Perhaps you’ve heard of the American alternative medicine advocate (aka – natural hygienist), Herbert Shelton who made the idea of food combining popular with his books and lectures on the subject. He has quite a fascinating history to say the least, perhaps you can read up on him in your spare time. His nine basic rules of proper food combining are:
- Eat acids and starches at separate meals. Acids neutralize the alkaline medium required for starch digestion and the result is fermentation and indigestion.
- Eat protein foods and carbohydrate foods at separate meals. Protein foods require an acid medium for digestion.
- Eat but one kind of protein food at a meal.
- Eat proteins and acid foods at separate meals. The acids of acid foods inhibit the secretion of the digestive acids required for protein digestion. Undigested protein putrefies in bacterial decomposition and produces some potent poisons.
- Eat fats and proteins at separate meals. Some foods, especially nuts, are over 50% fat and require hours for digestion.
- Eat sugars (fruits) and proteins at separate meals.
- Eat sugars (fruits) and starchy foods at separate meals. Fruits undergo no digestion in the stomach and are held up if eaten with foods that require digestion in the stomach.
- Eat melons alone. They combine with almost no other food.
- Desert the desserts. Eaten on top of meals they lie heavy on the stomach, requiring no digestion there, and ferment. Bacteria turn them into alcohols and vinegars and acetic acids.
And then there are Harvey and Marilyn Diamond who popularized food combining with their book “Fit For Life.” Simply put, the Diamond’s Fit For Life theory teaches that when foods are combined inappropriately, they become rotten and cannot be absorbed from the intestinal tract. This in turn toxifies the body – which ultimately makes people fat.
Principally, according to Fit For Life, we should eat fruit from early morning to noon. The reason being is that it helps cleanse our system by facilitating the ‘elimination’ process. We should always eat fruit alone. Lunch and dinner can consist of a carb based meal which would be grains, beans and veggies OR a protein meal, consisting of protein and veggies. Never combine a carb and a protein as they will battle it out in your stomach and then become toxic. Dairy food & refined sugar is banned and although fruit is good, it must not be consumed at the end of a meal. I find this a little peculiar since I’m familiar with many cultures who’s traditions are to eat fruit after a meal; and consquently these cultures seems to be among the most fit. Go figure, right?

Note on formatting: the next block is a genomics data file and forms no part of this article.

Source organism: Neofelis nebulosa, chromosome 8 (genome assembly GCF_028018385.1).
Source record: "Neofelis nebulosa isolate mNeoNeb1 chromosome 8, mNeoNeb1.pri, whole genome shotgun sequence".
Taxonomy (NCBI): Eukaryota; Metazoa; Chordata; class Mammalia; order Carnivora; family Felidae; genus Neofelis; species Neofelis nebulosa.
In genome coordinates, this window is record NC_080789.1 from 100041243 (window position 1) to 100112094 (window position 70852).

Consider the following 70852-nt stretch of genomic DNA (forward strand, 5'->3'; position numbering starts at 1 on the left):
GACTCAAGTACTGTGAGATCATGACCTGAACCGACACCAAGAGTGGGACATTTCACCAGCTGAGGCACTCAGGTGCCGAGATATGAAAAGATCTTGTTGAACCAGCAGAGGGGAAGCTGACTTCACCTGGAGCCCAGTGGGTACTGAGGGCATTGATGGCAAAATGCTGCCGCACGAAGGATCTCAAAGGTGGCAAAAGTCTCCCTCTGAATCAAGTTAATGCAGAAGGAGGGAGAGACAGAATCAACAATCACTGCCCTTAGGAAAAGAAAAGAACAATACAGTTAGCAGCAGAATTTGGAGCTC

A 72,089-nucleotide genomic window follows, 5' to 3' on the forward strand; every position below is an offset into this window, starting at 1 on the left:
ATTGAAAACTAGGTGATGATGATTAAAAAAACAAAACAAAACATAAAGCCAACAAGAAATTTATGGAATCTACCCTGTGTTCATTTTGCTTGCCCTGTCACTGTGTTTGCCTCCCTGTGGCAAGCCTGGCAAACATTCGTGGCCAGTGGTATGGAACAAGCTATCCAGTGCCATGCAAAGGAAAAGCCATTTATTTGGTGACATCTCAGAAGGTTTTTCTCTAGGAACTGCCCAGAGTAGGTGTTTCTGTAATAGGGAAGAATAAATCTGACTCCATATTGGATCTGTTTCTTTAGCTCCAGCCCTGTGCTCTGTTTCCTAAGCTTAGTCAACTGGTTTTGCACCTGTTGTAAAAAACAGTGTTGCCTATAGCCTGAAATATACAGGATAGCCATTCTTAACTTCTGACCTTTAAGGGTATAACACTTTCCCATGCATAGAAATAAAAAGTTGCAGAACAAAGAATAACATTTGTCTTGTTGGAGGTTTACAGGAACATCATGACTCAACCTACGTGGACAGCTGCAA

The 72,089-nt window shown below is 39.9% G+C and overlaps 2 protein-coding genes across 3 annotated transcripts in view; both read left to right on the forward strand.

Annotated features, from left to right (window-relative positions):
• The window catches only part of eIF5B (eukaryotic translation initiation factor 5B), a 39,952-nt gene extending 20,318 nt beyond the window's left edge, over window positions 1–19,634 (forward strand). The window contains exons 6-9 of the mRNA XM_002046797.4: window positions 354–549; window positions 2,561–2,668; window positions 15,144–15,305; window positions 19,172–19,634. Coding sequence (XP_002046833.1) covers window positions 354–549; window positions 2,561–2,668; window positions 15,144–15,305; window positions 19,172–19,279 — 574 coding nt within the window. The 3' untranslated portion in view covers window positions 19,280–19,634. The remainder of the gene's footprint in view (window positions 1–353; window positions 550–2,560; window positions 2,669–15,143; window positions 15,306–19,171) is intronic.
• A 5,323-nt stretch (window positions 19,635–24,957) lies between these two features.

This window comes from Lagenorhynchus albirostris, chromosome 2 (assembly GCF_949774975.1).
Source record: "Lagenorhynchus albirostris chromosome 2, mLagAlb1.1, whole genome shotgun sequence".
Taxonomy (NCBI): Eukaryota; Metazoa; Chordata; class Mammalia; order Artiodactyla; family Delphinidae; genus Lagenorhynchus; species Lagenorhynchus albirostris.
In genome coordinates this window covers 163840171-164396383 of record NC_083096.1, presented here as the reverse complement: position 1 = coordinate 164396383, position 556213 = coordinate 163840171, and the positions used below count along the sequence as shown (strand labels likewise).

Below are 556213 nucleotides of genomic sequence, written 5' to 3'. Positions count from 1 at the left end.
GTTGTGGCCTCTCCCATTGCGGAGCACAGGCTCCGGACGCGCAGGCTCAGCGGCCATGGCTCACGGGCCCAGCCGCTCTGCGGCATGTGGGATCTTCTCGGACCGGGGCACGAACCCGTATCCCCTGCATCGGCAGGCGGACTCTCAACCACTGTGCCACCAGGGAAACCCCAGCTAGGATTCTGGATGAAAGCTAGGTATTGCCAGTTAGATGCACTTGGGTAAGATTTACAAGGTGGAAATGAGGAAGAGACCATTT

Harvey and Marilyn’s book goes on to claim that people gain weight because they wrongly combine protein rich foods with starchy foods, and not for the common beliefs of overeating and too little exercise. It also says our digestive tracts cannot assimilate more than one of these “concentrated foods” at a time, since the enzymes that digest protein nullify the enzymes that digest carbohydrate, and vice versa.
Food combining in general has a broad base of beliefs. There are several out there and they all have their own unique variations to the rules. In other words some people say ‘this’ and others say ‘that.’ They all believe, however, that in order to get our digestive system in the optimal condition it was designed to be, we must learn how to combine our foods properly.
Another general approach to food combining is by grouping our foods as follows:
- Proteins and Fats
Proteins play a role in every cellular function; they regulate muscle contraction, antibody production and blood vessel expansion and contraction to maintain normal blood pressure. Protein is a critical part of our diet.